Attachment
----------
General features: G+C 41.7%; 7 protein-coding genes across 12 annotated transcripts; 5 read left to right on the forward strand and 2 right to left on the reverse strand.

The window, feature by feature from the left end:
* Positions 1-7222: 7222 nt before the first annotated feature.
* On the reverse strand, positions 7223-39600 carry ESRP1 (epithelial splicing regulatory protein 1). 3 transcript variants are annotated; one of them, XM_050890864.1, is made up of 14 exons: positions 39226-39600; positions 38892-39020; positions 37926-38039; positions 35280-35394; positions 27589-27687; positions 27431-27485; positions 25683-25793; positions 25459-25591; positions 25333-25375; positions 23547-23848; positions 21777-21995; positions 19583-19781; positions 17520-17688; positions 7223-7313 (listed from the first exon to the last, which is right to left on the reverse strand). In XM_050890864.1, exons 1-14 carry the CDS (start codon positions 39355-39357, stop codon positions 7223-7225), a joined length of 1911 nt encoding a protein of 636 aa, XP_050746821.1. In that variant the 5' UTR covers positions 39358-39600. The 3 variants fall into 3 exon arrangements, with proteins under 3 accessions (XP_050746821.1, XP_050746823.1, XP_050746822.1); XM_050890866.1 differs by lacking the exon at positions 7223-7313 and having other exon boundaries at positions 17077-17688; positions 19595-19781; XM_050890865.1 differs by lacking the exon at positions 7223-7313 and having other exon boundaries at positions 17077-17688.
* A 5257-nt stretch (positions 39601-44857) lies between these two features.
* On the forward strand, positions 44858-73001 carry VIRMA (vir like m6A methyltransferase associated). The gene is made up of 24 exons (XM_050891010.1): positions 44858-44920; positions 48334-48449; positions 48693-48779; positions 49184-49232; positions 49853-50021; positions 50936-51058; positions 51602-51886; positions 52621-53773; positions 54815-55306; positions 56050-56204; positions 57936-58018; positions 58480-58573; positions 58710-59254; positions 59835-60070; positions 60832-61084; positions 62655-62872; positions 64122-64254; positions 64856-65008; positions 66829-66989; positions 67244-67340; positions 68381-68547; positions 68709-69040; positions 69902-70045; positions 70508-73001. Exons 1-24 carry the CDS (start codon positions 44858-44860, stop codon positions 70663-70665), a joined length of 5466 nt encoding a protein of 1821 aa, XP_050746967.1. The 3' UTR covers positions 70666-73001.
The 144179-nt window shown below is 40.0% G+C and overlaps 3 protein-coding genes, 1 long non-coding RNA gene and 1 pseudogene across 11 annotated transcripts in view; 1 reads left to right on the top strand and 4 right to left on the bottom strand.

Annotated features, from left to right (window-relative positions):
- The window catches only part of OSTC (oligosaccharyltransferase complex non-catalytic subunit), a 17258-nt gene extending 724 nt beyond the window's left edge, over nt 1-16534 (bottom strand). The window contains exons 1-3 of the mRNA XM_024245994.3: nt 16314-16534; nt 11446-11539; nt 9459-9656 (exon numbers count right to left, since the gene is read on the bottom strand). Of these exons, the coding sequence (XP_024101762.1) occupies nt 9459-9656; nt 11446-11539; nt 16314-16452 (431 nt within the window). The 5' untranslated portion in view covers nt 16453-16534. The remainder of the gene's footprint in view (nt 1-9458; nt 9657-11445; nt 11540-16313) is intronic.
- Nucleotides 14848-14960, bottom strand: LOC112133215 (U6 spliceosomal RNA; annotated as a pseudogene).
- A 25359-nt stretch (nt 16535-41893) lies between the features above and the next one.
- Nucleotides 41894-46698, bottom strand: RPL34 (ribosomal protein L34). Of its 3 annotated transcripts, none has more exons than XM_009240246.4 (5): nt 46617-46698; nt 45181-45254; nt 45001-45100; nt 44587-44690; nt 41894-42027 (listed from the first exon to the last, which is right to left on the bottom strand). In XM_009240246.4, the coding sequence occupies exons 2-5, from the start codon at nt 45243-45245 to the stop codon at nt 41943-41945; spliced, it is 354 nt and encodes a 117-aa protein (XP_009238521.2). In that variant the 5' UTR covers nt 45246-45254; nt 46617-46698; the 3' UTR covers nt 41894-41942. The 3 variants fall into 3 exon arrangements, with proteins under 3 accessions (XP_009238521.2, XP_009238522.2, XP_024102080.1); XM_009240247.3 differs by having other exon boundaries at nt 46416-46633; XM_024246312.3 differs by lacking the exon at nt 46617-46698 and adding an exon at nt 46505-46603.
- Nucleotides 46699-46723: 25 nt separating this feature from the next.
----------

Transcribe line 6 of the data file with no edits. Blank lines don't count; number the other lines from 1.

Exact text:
* On the forward strand, positions 44858-73001 carry VIRMA (vir like m6A methyltransferase associated). The gene is made up of 24 exons (XM_050891010.1): positions 44858-44920; positions 48334-48449; positions 48693-48779; positions 49184-49232; positions 49853-50021; positions 50936-51058; positions 51602-51886; positions 52621-53773; positions 54815-55306; positions 56050-56204; positions 57936-58018; positions 58480-58573; positions 58710-59254; positions 59835-60070; positions 60832-61084; positions 62655-62872; positions 64122-64254; positions 64856-65008; positions 66829-66989; positions 67244-67340; positions 68381-68547; positions 68709-69040; positions 69902-70045; positions 70508-73001. Exons 1-24 carry the CDS (start codon positions 44858-44860, stop codon positions 70663-70665), a joined length of 5466 nt encoding a protein of 1821 aa, XP_050746967.1. The 3' UTR covers positions 70666-73001.